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Old 2023-02-04, 07:29   #1
wblipp's Avatar
May 2003
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Default Mod question in N-1 primality test

The classic paper on N+/-1 primality tests is Brillhart, Lehmer, and Selfridge 1975. I need help understanding part of Remark 4 of Theorem 5.

At this point N-1 has been partially factored as F*R, with F fully factored. We know from a previous theorem that if N is composite, it is (c*F+1)*(d*F+1). Part of Remark 4 says that if N = -1 (mod 5) and it is known that 5 is a quadratic residue of N, then since 5 does not divide F, 5 divides c*d.

I think this should be understood as meaning "5 divides c*d*F". But why?

When working mod 5, you can get -1 from 2*2 or 3*3 in addition to 1*(-1) and (-1)*1, so you can't just say one of the factors is 1 (mod 5). The "known to be a quadratic residue" must be useful somehow, but how?
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Old 2023-02-04, 13:07   #2
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Apr 2020

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If 5 is a quadratic residue mod N, then it is also a quadratic residue mod each of the factors of N. But (5|cF+1) = (cF+1|5) by quadratic reciprocity, so if cF+1 is not a square mod 5 (i.e. it is 2 or 3 mod 5), then 5 is not a square mod cF+1. Same goes for dF+1.

Note this doesn't assume cF+1 and dF+1 are prime: quadratic reciprocity holds for Jacobi symbols, and the Jacobi symbol (m|n) = -1 still implies m is not a quadratic residue mod n.
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Old 2023-02-09, 11:52   #3
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Sep 2007
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Am I being brain-dead or is there a potential factorisation method here(not necessarily a good one)?

For composite N find factors of N-1 that satisfy Theorem 4.
These factors make up the fully factored part F.
We know that N = (c*F+1)*(d*F+1) but don't know c and d.
Now find a list of primes that N = -1 (mod p) and p is a quadratic residue of N.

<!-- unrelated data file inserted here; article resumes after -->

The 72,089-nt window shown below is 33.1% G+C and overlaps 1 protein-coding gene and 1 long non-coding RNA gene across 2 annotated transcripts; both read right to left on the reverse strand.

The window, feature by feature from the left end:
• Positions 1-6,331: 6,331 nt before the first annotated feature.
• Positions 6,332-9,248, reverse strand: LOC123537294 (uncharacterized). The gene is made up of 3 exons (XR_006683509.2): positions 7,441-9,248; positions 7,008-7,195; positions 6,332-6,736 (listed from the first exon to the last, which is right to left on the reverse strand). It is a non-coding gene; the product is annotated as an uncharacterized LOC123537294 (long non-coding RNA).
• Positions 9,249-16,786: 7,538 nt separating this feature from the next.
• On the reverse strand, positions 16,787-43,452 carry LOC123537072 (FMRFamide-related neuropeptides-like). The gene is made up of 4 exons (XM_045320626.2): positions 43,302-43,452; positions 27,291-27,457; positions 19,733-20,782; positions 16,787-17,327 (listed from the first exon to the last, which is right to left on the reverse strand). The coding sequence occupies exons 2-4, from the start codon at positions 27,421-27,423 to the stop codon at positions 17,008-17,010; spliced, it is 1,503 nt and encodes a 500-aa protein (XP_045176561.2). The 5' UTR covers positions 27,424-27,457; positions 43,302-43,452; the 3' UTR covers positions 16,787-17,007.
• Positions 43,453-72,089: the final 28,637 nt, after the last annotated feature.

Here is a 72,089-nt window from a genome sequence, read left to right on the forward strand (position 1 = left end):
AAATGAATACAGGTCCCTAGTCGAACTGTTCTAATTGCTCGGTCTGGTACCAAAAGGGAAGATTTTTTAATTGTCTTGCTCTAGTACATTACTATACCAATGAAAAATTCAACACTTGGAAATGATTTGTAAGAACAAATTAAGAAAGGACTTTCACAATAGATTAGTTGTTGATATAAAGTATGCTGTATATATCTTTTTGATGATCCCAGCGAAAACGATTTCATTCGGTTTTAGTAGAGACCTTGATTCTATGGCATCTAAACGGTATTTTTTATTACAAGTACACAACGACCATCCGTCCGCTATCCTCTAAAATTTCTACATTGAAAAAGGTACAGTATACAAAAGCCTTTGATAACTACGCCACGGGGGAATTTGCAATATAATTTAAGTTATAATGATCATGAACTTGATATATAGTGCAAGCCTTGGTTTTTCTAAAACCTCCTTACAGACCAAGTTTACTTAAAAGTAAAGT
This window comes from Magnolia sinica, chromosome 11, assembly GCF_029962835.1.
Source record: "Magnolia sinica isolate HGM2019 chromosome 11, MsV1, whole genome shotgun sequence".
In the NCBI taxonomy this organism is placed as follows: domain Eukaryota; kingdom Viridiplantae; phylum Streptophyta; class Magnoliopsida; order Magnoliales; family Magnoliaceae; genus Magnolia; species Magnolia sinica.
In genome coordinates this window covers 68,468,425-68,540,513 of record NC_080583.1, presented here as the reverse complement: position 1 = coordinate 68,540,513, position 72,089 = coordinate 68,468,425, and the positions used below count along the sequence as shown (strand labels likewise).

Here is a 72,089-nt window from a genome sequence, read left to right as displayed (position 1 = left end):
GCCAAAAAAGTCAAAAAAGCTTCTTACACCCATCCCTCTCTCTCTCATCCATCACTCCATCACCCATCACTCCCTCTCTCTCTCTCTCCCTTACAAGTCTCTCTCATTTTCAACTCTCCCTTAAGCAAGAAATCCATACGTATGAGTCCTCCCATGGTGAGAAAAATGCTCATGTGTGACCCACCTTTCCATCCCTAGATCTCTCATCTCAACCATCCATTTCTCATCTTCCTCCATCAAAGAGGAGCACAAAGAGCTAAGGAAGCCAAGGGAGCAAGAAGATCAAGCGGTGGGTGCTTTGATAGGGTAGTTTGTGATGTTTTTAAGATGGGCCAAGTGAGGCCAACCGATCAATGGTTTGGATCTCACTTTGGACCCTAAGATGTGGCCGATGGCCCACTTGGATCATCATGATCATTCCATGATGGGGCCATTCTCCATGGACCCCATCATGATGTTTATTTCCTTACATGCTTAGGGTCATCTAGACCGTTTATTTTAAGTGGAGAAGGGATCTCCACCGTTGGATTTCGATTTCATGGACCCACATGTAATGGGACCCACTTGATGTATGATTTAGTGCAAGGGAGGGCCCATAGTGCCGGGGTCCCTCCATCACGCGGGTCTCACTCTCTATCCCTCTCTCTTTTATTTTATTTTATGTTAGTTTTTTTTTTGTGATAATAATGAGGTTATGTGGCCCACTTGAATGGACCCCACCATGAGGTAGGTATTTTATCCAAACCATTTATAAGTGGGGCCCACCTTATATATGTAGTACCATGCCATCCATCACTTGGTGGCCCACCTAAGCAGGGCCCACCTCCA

These primes divide c*d and can be used to help find c and d.
If we have c and d we have a factorisation of N.

Potential problems:
This method will be easier with large F. Note F will always be less than sqrt(N) as otherwise, N will be prime.
No factors can be found that are smaller than F.
Determining if p is a quadratic residue of N is pretty much impossible without knowing the factors of N. Primes could be found by squaring numbers modulo N but N is unlikely to be -1 mod p.
It may be difficult to find factors of N-1.
The number of primes that we can determine of factors of c*d may too small to make finding c and d possible.

It looks like this method stands a vague chance of working on numbers generated such that there are many known factors of N-1 and primes that are quadratic residues of N and N = -1 mod p.
Is it possible to generate numbers where N-1 and N+1 have many known factors and the prime factors of N+1 are quadratic residues mod N? Note that knowing factors of x*N+1 meeting these conditions is sufficient.

It is worth noting that if we can find numbers that are probably factors of c*d then these could be used as prompts for the P-1 method.

This is probably completely useless but there may be someone interested.
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Old 2023-02-09, 13:16   #4
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Apr 2020

94910 Posts

Originally Posted by henryzz View Post
Am I being brain-dead or is there a potential factorisation method here(not necessarily a good one)?

For composite N find factors of N-1 that satisfy Theorem 4.
One of the conditions of Theorem 4 is that N is a pseudoprime to base ai. How do you propose to find such a base without knowing the factorization of N?

Last fiddled with by charybdis on 2023-02-09 at 13:47 Reason: removed some rubbish
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